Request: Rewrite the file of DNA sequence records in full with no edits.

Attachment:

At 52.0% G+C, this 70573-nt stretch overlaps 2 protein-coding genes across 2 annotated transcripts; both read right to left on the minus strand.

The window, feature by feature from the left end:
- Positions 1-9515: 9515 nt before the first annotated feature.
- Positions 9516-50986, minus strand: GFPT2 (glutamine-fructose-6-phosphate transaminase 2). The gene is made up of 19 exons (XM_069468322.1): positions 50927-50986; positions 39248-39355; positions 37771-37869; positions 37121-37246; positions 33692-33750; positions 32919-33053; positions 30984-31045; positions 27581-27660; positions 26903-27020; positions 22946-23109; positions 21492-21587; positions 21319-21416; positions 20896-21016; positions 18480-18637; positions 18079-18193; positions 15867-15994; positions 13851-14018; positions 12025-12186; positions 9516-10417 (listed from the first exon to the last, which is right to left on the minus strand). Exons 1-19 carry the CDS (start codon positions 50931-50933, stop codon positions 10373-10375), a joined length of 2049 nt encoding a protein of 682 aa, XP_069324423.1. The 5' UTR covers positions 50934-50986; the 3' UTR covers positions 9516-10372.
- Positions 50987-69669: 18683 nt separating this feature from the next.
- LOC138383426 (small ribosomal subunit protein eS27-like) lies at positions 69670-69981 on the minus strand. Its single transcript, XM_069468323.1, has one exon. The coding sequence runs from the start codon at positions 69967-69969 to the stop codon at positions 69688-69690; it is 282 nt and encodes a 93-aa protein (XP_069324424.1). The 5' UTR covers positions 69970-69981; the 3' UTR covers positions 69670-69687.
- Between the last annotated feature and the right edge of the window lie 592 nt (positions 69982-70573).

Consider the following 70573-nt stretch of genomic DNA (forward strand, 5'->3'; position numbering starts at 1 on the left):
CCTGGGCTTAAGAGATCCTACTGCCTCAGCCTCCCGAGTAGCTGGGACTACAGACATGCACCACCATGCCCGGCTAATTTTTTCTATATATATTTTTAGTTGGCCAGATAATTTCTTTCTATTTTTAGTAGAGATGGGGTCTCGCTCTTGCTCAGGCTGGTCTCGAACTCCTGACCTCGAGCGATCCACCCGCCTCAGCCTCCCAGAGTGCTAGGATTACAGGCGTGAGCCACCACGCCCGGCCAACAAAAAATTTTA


At 52.0% G+C, this 70573-nt stretch overlaps 2 protein-coding genes across 2 annotated transcripts; both read right to left on the minus strand.

The window, feature by feature from the left end:
- Positions 1-9515: 9515 nt before the first annotated feature.
- Positions 9516-50986, minus strand: GFPT2 (glutamine-fructose-6-phosphate transaminase 2). The gene is made up of 19 exons (XM_069468322.1): positions 50927-50986; positions 39248-39355; positions 37771-37869; positions 37121-37246; positions 33692-33750; positions 32919-33053; positions 30984-31045; positions 27581-27660; positions 26903-27020; positions 22946-23109; positions 21492-21587; positions 21319-21416; positions 20896-21016; positions 18480-18637; positions 18079-18193; positions 15867-15994; positions 13851-14018; positions 12025-12186; positions 9516-10417 (listed from the first exon to the last, which is right to left on the minus strand). Exons 1-19 carry the CDS (start codon positions 50931-50933, stop codon positions 10373-10375), a joined length of 2049 nt encoding a protein of 682 aa, XP_069324423.1. The 5' UTR covers positions 50934-50986; the 3' UTR covers positions 9516-10372.
- Positions 50987-69669: 18683 nt separating this feature from the next.
- LOC138383426 (small ribosomal subunit protein eS27-like) lies at positions 69670-69981 on the minus strand. Its single transcript, XM_069468323.1, has one exon. The coding sequence runs from the start codon at positions 69967-69969 to the stop codon at positions 69688-69690; it is 282 nt and encodes a 93-aa protein (XP_069324424.1). The 5' UTR covers positions 69970-69981; the 3' UTR covers positions 69670-69687.
- Between the last annotated feature and the right edge of the window lie 592 nt (positions 69982-70573).

Consider the following 70573-nt stretch of genomic DNA (forward strand, 5'->3'; position numbering starts at 1 on the left):
CCTGGGCTTAAGAGATCCTACTGCCTCAGCCTCCCGAGTAGCTGGGACTACAGACATGCACCACCATGCCCGGCTAATTTTTTCTATATATATTTTTAGTTGGCCAGATAATTTCTTTCTATTTTTAGTAGAGATGGGGTCTCGCTCTTGCTCAGGCTGGTCTCGAACTCCTGACCTCGAGCGATCCACCCGCCTCAGCCTCCCAGAGTGCTAGGATTACAGGCGTGAGCCACCACGCCCGGCCAACAAAAAATTTTA